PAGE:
“I don’t think the fans care as much as they claim,” Smith said. “I’m a clean athlete who has been negatively affected by dirty athletes, but if you keep asking people to do superhuman things then they’re going to do what it takes to do them.”
One drugs cheat the British public, at least, are unwilling to forgive is Justin Gatlin, the United States sprinter, who caused an upset by defeating Jamaica’s Usain Bolt in the 100 final in London.
Gatlin’s victory was greeted by booing from the crowd, a reaction Smith believes was both unwarranted and uneducated. “I didn’t think the boos were necessary,” he said. “I understand the discontent with Justin Gatlin, but I know the majority of people don’t know what actually happened.
“They call him a two-times drug cheat and that’s what the public hears from the British media, so that’s what people are booing. Justin Gatlin was diagnosed with Attention Deficit Disorder when he was nine and was prescribed Adderall.
“The amphetamine in the Adderall was still in his system when they tested him as a teenager. He didn’t fight the ban and the IAAF reinstated him within two months. They could see it was an unfortunate situation.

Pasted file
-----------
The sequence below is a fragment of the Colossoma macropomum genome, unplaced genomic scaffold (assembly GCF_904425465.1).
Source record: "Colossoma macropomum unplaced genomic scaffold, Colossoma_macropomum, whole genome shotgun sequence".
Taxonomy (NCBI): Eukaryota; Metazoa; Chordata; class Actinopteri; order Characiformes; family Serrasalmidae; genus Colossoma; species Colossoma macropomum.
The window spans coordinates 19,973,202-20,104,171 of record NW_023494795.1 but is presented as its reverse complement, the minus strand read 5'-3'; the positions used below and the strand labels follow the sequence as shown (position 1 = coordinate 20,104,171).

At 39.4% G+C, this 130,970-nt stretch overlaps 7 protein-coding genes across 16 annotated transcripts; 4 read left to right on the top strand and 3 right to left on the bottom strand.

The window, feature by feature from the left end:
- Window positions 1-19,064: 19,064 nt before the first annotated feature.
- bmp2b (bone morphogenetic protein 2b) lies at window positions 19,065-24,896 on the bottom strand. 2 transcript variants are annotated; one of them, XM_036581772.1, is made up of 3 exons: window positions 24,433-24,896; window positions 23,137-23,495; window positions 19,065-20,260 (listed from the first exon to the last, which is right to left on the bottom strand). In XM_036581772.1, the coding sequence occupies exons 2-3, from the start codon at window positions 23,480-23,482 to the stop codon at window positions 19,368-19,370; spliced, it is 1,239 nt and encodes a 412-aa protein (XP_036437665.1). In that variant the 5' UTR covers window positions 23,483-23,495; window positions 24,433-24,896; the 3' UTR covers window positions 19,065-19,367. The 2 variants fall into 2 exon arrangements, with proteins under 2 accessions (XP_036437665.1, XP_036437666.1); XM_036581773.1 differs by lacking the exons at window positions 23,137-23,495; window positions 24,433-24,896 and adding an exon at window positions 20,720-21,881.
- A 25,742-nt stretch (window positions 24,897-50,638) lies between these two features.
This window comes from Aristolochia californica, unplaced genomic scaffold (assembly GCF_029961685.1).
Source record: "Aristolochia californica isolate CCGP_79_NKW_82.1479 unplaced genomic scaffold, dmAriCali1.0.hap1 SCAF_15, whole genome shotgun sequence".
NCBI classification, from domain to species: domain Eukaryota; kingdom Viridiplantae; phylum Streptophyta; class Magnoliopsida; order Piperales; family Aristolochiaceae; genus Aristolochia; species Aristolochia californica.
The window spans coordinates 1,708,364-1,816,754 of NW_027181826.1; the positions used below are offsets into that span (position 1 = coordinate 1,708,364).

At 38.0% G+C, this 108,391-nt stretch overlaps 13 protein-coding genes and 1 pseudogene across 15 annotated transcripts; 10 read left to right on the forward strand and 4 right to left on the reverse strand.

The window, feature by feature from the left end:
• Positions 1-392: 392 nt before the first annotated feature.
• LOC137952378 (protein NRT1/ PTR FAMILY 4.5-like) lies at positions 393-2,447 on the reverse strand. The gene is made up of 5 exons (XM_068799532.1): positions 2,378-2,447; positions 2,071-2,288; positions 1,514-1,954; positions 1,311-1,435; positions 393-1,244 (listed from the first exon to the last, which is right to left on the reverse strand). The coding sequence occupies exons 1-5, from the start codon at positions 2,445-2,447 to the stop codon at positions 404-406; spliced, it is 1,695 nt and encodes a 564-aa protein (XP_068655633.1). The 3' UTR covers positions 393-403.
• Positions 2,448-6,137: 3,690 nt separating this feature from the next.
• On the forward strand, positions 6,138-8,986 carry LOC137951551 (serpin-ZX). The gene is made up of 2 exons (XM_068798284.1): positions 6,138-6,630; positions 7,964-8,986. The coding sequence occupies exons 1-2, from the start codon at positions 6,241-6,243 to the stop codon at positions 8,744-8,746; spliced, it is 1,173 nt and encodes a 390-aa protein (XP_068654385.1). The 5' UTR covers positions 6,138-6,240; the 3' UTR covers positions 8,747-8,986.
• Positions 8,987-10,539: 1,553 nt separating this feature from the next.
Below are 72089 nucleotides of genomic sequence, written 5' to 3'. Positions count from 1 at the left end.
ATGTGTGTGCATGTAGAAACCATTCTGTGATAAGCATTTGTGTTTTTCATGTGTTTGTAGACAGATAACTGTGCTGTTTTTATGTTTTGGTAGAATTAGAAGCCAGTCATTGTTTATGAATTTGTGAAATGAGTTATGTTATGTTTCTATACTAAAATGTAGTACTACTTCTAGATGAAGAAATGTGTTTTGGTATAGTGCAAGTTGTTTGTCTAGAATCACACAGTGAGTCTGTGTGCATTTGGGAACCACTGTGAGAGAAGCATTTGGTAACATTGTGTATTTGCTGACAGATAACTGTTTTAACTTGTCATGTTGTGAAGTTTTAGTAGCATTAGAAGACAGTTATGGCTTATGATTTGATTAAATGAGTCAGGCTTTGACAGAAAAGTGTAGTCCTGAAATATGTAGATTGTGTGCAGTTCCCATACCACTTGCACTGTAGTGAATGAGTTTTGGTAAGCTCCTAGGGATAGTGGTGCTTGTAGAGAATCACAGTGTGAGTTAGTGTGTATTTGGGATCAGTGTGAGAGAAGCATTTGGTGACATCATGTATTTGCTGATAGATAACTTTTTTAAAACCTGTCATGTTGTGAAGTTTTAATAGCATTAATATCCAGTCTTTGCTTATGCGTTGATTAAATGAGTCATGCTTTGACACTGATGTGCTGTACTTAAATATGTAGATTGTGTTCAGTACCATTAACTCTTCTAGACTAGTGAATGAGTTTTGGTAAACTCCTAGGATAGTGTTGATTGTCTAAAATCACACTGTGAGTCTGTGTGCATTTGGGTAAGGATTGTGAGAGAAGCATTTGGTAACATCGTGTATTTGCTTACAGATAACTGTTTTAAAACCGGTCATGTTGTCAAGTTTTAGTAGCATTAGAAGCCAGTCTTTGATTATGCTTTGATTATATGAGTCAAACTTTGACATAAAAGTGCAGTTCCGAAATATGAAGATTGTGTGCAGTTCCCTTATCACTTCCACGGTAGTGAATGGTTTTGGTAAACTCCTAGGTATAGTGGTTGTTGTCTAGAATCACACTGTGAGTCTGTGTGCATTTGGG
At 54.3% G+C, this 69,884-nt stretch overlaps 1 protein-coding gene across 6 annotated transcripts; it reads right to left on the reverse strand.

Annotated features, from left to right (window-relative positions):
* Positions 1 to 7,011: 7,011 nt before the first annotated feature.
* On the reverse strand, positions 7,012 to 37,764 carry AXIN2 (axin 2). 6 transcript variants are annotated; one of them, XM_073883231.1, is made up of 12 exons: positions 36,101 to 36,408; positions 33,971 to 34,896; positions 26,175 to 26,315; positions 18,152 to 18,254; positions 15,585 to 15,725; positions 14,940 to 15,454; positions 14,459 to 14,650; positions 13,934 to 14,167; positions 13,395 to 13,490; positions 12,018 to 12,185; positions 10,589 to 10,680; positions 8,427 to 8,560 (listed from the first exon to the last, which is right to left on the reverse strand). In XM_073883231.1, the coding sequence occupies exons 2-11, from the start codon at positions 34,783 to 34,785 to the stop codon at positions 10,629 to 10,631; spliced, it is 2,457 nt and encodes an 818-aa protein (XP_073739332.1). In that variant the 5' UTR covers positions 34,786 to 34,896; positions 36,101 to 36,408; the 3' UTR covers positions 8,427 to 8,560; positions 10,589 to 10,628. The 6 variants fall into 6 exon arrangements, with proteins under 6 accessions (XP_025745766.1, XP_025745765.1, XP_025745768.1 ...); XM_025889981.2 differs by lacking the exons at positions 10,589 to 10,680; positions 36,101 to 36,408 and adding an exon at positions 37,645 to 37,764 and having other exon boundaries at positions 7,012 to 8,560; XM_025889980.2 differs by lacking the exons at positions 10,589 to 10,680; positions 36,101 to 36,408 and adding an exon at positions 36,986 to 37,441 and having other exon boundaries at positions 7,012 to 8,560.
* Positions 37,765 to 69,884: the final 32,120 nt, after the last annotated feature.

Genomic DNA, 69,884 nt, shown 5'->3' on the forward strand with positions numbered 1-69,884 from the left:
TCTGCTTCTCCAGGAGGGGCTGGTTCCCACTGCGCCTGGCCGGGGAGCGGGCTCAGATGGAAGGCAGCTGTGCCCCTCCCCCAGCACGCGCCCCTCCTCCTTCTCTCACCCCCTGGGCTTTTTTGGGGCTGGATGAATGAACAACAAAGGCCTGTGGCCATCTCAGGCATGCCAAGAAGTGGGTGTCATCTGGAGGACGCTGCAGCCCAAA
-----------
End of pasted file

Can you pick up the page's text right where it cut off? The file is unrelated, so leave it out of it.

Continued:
“The second offence, it was testosterone, it was steroids. He has an explanation as to what happened and it’s not my place to comment.”
To put Gatlin’s offence into context, Smith added: “There’s a list of the 30 fastest 100 metres times ever and only nine were achieved by a clean athlete. All nine were run by Usain Bolt.”
Although Smith knows his career has suffered as an honest athlete, he takes comfort and pride that his achievements have been as a drug-free performer.
“I know people who have retroactively been banned for testing positive,” said Smith, who has qualified for the Commonwealth Games on the Gold Coast, Australia, next year.
“A Cuban athlete [Wilfredo Martínez], a good friend of mine — which makes it even harder — won gold at the 2008 CAC Championships in Cali, Colombia, in 2008 ... I got the bronze.
“He went on to make the Olympic final in Beijing whereas I was the first or second guy out. His samples were tested again this past fall and he was dirty at that time.
“Maybe I would have make the final in Beijing, my first Olympic Games, and you never know what happens when someone gets to the final.
“You definitely think, if I had those type of ‘resources’ I could be jumping 8.50 and everyone would think I was the greatest long jumper in the world.
“It’s just not something I’m willing to do. I’m willing to sacrifice everything for the sport, but I don’t want to die because of it. I don’t want it to affect me later on in life.”